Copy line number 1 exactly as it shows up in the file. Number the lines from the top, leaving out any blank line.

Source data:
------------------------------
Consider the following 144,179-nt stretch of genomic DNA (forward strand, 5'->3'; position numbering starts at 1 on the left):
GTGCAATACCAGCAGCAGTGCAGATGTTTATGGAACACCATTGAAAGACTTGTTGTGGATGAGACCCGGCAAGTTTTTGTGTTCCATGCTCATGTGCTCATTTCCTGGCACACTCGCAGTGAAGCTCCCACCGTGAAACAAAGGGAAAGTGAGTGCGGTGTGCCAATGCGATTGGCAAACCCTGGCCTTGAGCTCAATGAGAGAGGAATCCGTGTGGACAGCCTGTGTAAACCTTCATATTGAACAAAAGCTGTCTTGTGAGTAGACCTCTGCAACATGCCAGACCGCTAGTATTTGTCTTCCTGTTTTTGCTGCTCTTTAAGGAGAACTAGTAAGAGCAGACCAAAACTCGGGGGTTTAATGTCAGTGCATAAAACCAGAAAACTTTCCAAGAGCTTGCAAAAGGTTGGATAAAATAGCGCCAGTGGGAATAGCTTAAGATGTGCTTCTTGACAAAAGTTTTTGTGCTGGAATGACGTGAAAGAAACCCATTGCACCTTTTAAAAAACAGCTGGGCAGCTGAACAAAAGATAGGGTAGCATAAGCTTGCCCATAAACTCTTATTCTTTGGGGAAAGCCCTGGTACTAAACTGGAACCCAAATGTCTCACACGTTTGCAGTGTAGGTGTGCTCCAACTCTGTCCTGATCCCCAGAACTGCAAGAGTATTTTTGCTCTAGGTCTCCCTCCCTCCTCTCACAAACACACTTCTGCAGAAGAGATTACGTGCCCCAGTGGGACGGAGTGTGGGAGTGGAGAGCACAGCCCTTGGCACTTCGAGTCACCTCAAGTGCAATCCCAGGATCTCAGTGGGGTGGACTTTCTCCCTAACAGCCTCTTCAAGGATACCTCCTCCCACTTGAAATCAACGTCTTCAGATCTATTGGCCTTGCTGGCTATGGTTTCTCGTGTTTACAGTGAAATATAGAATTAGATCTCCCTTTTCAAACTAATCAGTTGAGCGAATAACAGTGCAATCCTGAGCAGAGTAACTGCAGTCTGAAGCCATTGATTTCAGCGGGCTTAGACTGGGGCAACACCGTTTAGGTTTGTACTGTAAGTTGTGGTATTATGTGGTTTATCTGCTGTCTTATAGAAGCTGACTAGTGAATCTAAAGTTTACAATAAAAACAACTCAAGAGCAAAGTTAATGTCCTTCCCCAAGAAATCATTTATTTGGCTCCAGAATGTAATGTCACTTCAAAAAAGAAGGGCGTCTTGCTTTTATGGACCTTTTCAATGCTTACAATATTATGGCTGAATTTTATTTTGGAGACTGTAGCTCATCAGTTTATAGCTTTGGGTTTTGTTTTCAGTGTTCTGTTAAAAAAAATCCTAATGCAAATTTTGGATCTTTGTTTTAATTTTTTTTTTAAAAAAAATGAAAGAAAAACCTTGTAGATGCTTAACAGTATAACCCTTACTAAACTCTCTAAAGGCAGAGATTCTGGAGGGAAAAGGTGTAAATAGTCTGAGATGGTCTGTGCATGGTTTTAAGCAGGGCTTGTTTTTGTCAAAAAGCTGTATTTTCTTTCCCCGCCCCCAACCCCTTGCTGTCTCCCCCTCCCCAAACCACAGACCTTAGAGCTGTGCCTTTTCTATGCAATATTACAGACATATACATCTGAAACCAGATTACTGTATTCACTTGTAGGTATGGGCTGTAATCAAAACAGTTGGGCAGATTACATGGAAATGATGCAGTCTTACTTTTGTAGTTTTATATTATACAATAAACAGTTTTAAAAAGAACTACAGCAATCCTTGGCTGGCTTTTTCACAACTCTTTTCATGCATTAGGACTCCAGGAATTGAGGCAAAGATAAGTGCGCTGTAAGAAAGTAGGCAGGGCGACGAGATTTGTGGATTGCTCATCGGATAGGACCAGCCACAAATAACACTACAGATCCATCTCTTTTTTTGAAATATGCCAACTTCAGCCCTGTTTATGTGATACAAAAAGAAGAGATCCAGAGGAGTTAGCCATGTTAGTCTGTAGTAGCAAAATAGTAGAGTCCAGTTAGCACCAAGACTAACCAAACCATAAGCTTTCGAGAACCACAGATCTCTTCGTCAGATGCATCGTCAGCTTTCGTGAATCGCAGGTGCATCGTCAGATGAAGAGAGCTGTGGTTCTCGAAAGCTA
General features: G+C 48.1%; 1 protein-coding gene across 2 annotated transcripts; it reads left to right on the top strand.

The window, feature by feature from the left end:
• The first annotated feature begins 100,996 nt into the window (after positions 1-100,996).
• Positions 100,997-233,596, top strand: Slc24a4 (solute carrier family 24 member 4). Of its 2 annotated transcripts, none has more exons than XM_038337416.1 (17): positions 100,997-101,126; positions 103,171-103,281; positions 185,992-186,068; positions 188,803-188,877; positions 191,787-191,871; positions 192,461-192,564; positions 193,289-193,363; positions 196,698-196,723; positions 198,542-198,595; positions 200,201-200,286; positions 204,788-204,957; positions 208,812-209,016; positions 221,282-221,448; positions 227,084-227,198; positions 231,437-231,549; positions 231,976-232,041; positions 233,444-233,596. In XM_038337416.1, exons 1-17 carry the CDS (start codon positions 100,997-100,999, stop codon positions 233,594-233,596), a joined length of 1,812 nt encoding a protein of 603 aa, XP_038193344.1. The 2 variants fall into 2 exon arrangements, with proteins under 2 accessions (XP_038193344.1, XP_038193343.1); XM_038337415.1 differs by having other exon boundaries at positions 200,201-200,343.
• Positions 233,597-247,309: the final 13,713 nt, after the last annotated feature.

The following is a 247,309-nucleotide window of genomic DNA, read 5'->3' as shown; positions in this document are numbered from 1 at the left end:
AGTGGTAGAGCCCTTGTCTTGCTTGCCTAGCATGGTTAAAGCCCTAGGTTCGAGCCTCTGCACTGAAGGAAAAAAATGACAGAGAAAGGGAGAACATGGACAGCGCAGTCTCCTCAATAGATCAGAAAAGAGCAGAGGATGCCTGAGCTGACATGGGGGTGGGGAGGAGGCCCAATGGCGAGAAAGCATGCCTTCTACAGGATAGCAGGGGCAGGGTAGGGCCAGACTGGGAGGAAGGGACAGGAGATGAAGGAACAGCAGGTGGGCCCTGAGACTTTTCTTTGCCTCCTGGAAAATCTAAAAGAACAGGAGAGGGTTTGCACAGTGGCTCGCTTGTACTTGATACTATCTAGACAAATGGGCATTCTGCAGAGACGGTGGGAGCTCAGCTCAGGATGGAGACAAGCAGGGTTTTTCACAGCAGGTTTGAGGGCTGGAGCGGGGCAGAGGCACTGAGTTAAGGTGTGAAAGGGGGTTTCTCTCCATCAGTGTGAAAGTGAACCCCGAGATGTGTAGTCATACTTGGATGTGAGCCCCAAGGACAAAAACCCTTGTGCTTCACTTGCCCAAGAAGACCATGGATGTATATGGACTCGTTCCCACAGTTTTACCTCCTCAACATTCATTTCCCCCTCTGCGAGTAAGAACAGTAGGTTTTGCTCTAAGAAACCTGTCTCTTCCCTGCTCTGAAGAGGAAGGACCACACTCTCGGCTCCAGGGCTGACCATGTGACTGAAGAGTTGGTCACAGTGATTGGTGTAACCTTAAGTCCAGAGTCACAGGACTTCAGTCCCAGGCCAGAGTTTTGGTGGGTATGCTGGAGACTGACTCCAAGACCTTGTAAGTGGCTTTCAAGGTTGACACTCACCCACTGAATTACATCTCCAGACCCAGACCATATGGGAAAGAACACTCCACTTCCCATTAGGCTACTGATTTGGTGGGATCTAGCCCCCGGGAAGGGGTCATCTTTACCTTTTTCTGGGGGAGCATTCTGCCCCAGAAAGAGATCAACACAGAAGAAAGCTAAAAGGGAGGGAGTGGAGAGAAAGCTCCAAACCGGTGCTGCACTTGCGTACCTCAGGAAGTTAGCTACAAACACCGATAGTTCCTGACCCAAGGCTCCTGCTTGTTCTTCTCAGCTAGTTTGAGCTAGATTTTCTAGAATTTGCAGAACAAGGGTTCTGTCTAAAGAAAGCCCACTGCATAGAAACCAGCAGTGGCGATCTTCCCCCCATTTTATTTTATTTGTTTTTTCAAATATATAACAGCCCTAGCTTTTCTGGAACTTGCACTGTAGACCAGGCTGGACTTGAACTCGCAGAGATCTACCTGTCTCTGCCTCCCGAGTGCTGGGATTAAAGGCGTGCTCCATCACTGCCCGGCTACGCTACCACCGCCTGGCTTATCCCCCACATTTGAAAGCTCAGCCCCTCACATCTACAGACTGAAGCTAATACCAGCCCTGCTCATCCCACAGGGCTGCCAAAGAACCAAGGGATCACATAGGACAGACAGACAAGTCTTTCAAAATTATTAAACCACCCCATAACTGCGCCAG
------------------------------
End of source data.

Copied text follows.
Consider the following 144,179-nt stretch of genomic DNA (forward strand, 5'->3'; position numbering starts at 1 on the left):